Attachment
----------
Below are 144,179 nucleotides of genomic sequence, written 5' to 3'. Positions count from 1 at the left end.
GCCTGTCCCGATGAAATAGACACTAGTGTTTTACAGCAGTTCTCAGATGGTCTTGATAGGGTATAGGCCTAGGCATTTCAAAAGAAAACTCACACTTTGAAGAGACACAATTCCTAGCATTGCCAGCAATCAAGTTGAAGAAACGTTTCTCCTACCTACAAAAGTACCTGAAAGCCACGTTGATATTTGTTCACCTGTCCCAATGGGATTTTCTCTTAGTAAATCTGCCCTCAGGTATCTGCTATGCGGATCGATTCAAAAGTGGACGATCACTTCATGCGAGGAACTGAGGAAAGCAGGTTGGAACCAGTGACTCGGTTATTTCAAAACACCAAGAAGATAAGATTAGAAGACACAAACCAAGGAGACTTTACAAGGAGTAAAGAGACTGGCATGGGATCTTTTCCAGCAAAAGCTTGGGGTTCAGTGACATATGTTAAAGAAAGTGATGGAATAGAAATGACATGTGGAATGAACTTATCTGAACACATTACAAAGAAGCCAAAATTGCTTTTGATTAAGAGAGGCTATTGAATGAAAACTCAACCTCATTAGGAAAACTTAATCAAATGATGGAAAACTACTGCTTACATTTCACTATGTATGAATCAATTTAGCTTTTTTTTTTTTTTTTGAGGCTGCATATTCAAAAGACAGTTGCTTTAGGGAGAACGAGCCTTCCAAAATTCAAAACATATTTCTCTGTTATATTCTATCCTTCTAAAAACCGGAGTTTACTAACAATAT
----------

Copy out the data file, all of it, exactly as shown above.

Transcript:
Below are 144,179 nucleotides of genomic sequence, written 5' to 3'. Positions count from 1 at the left end.
GCCTGTCCCGATGAAATAGACACTAGTGTTTTACAGCAGTTCTCAGATGGTCTTGATAGGGTATAGGCCTAGGCATTTCAAAAGAAAACTCACACTTTGAAGAGACACAATTCCTAGCATTGCCAGCAATCAAGTTGAAGAAACGTTTCTCCTACCTACAAAAGTACCTGAAAGCCACGTTGATATTTGTTCACCTGTCCCAATGGGATTTTCTCTTAGTAAATCTGCCCTCAGGTATCTGCTATGCGGATCGATTCAAAAGTGGACGATCACTTCATGCGAGGAACTGAGGAAAGCAGGTTGGAACCAGTGACTCGGTTATTTCAAAACACCAAGAAGATAAGATTAGAAGACACAAACCAAGGAGACTTTACAAGGAGTAAAGAGACTGGCATGGGATCTTTTCCAGCAAAAGCTTGGGGTTCAGTGACATATGTTAAAGAAAGTGATGGAATAGAAATGACATGTGGAATGAACTTATCTGAACACATTACAAAGAAGCCAAAATTGCTTTTGATTAAGAGAGGCTATTGAATGAAAACTCAACCTCATTAGGAAAACTTAATCAAATGATGGAAAACTACTGCTTACATTTCACTATGTATGAATCAATTTAGCTTTTTTTTTTTTTTTTGAGGCTGCATATTCAAAAGACAGTTGCTTTAGGGAGAACGAGCCTTCCAAAATTCAAAACATATTTCTCTGTTATATTCTATCCTTCTAAAAACCGGAGTTTACTAACAATAT